September 30, 2010
McDonald’s Denies Insurance Cuts For Employees
McDonald's Corp. and federal health officials said a report that the fast food chain may cut health insurance for its 30,000 hourly workers is false.
The Wall Street Journal reported that McDonald's might cut employee insurance unless U.S. regulators waived a requirement of new healthcare legislation that is pushed by President Barack Obama.
"This story is wrong," U.S. Department of Health and Human Services spokeswoman Jessica Santillo said in a statement on Thursday. "The new law provides significant flexibility to maintain coverage for workers."
The newspaper said on its website on Wednesday that the fast-food restaurant chain is at odds over the new law's stipulation that so-called "mini-med" insurance plans spend at least 80 percent of premium revenue on medical care.
The journal reported that McDonald's told federal regulators in a memo that it would be "economically prohibitive" for its insurance carrier to continue to cover hourly workers unless it receives a waiver to the 80 percent minimum requirement. It said that federal officials say there is no guarantee a waiver will be granted.
"This story is premature as guidance on the new medical loss ratio rules has not even been issued," Santillo said. "The administration is working closely with businesses like McDonald's that are committed to providing health benefits to protect health coverage for their employees."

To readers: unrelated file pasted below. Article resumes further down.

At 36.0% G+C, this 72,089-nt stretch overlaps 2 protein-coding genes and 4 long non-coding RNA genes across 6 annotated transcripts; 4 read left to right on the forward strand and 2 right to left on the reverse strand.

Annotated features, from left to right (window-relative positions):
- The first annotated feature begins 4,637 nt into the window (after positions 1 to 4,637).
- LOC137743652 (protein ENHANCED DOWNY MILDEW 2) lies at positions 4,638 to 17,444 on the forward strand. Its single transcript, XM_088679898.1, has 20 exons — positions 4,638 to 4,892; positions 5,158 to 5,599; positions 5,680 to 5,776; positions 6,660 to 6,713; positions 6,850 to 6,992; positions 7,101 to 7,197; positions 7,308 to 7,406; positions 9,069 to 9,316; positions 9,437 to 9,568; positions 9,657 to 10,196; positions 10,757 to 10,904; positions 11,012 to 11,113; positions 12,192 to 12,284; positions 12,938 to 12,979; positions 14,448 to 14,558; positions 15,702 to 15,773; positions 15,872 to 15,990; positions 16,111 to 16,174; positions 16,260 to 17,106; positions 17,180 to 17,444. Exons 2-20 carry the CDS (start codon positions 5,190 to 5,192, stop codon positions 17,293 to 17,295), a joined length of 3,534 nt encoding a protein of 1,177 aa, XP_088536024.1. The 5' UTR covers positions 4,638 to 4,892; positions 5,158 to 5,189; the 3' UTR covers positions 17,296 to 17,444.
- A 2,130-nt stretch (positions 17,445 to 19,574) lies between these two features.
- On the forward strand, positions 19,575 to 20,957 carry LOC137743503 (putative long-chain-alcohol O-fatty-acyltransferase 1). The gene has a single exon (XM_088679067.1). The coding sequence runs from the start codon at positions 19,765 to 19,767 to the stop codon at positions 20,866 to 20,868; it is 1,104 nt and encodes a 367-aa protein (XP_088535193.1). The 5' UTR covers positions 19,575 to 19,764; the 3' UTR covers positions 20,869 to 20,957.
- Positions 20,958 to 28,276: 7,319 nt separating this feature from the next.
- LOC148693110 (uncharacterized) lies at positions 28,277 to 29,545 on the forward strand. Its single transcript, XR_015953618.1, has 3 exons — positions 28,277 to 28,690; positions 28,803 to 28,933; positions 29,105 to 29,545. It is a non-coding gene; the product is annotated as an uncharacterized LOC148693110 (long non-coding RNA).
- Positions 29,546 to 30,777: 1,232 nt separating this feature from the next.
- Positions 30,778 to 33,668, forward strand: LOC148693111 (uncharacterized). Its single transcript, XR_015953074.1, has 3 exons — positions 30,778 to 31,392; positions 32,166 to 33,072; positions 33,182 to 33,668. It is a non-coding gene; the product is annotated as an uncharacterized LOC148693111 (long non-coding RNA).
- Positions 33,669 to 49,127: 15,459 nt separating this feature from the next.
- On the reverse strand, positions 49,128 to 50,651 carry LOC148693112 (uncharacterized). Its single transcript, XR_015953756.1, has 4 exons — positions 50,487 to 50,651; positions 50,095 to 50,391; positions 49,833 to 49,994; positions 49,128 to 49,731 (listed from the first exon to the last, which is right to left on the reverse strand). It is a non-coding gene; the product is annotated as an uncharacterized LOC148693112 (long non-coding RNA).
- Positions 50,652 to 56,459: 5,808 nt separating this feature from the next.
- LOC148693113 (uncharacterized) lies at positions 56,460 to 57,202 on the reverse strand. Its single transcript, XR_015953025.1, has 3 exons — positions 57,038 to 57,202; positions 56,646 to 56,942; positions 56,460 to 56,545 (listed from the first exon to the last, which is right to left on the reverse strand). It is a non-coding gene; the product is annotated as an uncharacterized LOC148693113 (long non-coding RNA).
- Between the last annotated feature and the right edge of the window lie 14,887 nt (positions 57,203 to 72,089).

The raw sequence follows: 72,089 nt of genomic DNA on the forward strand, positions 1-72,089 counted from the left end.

McDonald's officials said the report was "purely speculative and misleading."
"McDonald's is committed to providing competitive pay and benefits," Steve Russell, the company's head of human resources, said in a statement.
"We've had the opportunity to speak with regulatory agencies directly to better understand the implications of the law and to share our point of view," he said.
Russell said that most of the company's franchises offer a limited benefit plan and nearly 30,000 employees are enrolled in the medical coverage program.
The Journal said that many McDonald's hourly workers are covered by the "mini-med" policies and pay about $14 every week for a plan capping annual benefits at $2,000 each year, or a similar plan in which they pay $32 each week and annual benefits are capped at $10,000.
According to the report, the legislation had been designed to limit funds from being used for marketing, executive salaries, and other non-medical uses.
The Journal reported that a U.S. Department of Health and Human Services official said officials do not want employers to drop coverage because of the law. It said that McDonald's declined to disclose its current medical-loss ratio.
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